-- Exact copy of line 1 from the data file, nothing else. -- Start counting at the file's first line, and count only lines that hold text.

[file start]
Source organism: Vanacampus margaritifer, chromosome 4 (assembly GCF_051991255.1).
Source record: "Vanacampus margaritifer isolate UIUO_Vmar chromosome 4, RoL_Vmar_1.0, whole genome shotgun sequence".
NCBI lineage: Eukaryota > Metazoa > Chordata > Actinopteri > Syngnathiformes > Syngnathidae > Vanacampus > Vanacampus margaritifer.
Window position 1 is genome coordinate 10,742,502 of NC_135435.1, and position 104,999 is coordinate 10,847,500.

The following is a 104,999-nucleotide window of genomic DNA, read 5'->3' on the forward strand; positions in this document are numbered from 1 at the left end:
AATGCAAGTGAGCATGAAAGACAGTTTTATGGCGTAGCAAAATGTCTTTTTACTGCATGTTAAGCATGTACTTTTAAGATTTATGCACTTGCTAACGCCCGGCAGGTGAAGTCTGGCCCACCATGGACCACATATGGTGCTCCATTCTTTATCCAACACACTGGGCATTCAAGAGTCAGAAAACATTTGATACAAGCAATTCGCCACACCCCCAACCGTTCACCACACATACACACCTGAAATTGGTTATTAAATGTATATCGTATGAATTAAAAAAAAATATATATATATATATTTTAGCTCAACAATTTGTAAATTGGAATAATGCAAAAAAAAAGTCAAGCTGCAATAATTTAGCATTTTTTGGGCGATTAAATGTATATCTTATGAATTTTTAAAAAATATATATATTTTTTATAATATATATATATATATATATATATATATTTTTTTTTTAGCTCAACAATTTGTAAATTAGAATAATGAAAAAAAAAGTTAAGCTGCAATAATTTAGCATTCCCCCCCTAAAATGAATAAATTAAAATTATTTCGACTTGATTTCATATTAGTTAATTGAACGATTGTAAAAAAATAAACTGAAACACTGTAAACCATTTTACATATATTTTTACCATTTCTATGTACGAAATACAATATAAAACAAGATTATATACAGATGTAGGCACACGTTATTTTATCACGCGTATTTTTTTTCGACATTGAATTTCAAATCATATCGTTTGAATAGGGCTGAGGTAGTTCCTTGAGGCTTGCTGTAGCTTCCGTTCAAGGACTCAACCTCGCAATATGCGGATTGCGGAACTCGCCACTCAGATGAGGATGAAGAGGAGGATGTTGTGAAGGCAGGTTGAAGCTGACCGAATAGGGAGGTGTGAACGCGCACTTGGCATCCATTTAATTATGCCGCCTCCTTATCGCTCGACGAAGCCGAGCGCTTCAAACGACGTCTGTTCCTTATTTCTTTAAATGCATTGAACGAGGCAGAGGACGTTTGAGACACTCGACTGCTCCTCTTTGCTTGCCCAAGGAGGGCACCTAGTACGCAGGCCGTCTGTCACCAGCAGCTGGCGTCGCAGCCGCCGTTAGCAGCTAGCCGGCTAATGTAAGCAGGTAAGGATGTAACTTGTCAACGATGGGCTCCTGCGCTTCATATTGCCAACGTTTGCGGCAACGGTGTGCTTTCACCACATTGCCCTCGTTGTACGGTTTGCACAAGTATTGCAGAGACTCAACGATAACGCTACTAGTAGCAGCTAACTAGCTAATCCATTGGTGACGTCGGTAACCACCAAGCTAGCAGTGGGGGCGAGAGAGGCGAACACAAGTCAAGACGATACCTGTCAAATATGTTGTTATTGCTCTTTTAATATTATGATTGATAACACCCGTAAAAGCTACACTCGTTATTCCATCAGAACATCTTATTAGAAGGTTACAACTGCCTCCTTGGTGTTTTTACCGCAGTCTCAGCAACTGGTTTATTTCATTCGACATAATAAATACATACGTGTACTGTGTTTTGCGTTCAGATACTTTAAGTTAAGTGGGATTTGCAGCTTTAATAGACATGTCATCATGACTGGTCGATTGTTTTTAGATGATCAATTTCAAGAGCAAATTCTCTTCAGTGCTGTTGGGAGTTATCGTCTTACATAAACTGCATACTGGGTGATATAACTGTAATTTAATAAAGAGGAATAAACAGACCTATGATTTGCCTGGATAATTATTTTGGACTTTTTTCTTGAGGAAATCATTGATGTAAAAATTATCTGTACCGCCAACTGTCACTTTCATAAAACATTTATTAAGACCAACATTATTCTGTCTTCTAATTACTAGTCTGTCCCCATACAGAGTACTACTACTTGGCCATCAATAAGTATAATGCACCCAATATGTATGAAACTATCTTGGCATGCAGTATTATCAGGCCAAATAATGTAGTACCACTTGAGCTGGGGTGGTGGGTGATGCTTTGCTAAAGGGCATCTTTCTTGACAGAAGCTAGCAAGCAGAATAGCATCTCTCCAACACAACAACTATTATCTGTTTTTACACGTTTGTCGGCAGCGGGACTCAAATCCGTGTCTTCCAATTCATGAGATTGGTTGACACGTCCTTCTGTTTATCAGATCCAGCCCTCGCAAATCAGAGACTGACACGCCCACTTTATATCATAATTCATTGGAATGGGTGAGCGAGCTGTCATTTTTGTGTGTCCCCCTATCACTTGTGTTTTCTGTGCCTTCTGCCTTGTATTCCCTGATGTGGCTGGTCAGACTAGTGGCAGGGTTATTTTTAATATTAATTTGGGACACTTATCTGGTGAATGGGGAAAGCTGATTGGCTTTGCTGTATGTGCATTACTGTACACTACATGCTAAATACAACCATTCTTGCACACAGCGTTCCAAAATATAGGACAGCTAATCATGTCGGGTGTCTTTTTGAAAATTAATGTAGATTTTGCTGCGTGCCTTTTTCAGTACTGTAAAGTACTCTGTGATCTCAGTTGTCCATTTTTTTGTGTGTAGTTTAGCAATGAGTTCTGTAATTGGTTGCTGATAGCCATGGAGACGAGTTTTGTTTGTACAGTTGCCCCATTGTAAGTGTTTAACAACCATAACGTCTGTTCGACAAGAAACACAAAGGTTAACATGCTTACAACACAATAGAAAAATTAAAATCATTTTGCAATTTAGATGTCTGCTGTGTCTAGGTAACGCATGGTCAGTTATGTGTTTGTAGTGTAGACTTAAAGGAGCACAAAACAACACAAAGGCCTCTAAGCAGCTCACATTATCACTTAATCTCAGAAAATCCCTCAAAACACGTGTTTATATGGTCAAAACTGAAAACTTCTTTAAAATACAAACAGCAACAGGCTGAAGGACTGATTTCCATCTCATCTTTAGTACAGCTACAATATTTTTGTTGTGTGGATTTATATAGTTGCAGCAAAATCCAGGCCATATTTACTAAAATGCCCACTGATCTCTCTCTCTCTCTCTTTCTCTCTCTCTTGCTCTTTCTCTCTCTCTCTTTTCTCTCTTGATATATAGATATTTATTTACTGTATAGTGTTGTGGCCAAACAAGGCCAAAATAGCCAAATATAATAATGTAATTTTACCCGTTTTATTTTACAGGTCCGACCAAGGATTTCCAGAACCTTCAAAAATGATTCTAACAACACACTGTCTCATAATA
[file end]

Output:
Source organism: Vanacampus margaritifer, chromosome 4 (assembly GCF_051991255.1).